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Lichte P.,RWTH Aachen | Kobbe P.,RWTH Aachen | Pfeifer R.,RWTH Aachen | Campbell G.C.,Molecular Imaging North Competence Center | And 9 more authors.
Mediators of Inflammation

Impaired fracture healing can occur in severely injured patients with hemorrhagic shock due to decreased soft tissue perfusion after trauma. We investigated the effects of fracture healing in a standardized pressure controlled hemorrhagic shock model in mice, to test the hypothesis that bleeding is relevant in the bone healing response. Male C57/BL6 mice were subjected to a closed femoral shaft fracture stabilized by intramedullary nailing. One group was additionally subjected to pressure controlled hemorrhagic shock (HS, mean arterial pressure (MAP) of 35 mmHg for 90 minutes). Serum cytokines (IL-6, KC, MCP-1, and TNF-α) were analyzed 6 hours after shock. Fracture healing was assessed 21 days after fracture. Hemorrhagic shock is associated with a significant increase in serum inflammatory cytokines in the early phase. Histologic analysis demonstrated a significantly decreased number of osteoclasts, a decrease in bone quality, and more cartilage islands after hemorrhagic shock. μ CT analysis showed a trend towards decreased bone tissue mineral density in the HS group. Mechanical testing revealed no difference in tensile failure. Our results suggest a delay in fracture healing after hemorrhagic shock. This may be due to significantly diminished osteoclast recruitment. The exact mechanisms should be studied further, particularly during earlier stages of fracture healing. © 2015 Philipp Lichte et al. Source

Campbell G.M.,University of Kiel | Campbell G.M.,Molecular Imaging North Competence Center | Tiwari S.,University of Kiel | Tiwari S.,Molecular Imaging North Competence Center | And 5 more authors.
Calcified Tissue International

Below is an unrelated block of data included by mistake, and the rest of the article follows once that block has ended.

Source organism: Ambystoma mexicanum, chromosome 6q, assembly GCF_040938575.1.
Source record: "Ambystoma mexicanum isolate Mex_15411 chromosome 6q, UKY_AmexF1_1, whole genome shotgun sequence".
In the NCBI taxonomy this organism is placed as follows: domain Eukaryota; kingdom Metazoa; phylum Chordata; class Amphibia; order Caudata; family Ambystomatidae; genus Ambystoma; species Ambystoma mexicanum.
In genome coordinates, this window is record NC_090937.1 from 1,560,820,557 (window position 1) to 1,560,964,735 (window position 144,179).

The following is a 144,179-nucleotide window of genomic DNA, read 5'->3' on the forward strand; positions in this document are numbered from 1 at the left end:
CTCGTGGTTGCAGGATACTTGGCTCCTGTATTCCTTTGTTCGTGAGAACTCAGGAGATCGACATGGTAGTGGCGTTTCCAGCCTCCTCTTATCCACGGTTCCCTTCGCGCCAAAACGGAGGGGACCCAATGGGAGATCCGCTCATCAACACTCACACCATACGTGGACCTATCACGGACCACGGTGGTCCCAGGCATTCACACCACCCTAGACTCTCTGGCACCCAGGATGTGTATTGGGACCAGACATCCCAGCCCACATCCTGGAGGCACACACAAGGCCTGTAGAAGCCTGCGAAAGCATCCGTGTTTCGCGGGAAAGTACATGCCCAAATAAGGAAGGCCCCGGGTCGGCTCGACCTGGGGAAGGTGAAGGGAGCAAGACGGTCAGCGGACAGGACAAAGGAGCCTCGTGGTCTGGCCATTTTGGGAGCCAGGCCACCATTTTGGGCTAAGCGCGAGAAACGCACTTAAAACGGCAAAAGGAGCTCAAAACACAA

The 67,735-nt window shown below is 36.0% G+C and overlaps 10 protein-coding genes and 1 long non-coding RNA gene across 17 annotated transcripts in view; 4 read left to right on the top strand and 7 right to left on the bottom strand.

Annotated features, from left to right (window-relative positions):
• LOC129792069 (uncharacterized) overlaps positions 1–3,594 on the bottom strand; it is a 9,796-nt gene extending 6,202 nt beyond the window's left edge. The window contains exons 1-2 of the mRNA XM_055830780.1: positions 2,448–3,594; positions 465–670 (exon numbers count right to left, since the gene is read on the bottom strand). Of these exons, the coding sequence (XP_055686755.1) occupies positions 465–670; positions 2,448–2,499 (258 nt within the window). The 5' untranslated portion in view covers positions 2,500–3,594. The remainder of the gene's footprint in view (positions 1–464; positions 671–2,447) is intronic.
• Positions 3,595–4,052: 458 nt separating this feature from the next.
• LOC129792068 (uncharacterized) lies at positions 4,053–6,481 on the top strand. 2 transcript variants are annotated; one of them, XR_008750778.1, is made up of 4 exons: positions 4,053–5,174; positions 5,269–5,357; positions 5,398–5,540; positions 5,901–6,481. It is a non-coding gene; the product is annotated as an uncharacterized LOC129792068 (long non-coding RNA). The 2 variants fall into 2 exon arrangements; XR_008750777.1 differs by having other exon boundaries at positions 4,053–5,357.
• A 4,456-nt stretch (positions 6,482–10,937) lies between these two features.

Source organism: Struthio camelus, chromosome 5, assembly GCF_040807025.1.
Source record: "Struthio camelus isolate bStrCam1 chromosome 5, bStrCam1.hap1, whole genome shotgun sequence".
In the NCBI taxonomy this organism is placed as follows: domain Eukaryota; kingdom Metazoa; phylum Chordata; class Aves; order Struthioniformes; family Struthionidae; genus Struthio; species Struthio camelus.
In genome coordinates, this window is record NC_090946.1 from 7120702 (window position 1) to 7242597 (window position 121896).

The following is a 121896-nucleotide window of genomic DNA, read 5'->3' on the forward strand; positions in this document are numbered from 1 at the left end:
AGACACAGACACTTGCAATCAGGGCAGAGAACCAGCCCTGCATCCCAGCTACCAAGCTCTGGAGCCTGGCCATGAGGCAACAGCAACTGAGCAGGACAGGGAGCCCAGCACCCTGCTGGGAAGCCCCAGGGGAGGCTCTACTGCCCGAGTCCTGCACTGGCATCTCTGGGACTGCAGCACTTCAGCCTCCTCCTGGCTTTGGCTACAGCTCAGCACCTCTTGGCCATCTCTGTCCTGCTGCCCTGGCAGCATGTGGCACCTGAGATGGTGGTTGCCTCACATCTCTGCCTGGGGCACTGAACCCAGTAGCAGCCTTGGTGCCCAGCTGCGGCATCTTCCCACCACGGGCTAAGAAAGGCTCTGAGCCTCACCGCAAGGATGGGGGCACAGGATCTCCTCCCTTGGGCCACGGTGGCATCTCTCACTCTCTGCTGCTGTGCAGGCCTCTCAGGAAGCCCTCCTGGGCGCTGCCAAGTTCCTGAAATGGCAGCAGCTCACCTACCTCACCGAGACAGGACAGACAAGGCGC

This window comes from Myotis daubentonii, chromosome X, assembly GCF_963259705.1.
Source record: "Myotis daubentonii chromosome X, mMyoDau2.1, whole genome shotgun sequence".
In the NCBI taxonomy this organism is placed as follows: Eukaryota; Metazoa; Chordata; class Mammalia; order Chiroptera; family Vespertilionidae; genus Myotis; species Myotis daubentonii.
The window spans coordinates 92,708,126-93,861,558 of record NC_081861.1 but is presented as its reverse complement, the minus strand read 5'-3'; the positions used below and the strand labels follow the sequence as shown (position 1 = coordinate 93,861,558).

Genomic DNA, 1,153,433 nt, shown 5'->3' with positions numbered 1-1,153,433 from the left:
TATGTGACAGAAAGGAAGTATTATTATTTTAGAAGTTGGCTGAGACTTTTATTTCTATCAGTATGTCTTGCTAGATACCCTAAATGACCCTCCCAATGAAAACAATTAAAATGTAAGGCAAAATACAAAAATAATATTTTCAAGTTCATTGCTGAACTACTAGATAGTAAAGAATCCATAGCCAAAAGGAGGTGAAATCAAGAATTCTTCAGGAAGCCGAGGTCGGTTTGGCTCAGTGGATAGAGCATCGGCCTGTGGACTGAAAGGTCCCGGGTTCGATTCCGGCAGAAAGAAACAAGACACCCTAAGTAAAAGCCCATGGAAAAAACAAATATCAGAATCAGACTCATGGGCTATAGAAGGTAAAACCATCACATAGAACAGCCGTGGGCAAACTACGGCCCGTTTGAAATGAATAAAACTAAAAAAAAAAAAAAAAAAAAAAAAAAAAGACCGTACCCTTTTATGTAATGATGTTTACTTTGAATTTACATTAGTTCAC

Micro-computed tomography (micro-CT) is a widely used technique to track bone structural and mineral changes in small animals in vivo. Precise definition of volumes of interest (VOIs) in follow-up scans is required to accurately quantify these changes. To improve precision, VOIs can be transferred from baseline images onto follow-ups using image registration. We studied the performance of a registration procedure applied to in vivo data sets of anabolic and osteoporotic bone changes in mice. Micro-CT image data from two separate CD1 mouse data sets were studied. The first included a group treated with parathyroid hormone (PTH) and control and the second, an ovariectomy (OVX) group and control. Micro-CT was performed once per week for 4 weeks at the proximal tibia starting at treatment onset (PTH data set) or after surgery (OVX data set). A series consisting entirely of user-defined VOIs and a registered series where VOIs defined at baseline were transferred to follow-ups were created. Standard bone structural and mineral measurements were calculated. Image registration resulted in a 13-56 % reduction in precision error. Significant effects of registration to detect PTH-induced changes in BV/TV and trabecular BMD were observed. When changes were very pronounced or small, the qualitative improvement observed for the registered data set did not reach statistical significance. This study documents an increase in long-term precision of micro-CT measurements with image registration. Sensitivity to detect changes was improved but not uniform for all parameters. Future study of this technique on images with a smaller voxel size (<19 μm) may capture the effect in greater detail, in particular for trabecular thickness, where changes may be too small to be observed with the voxel size used here. Our results document the value of registration and indicate that the magnitude of improvement depends on the model and treatment chosen. © 2013 Springer Science+Business Media. Source

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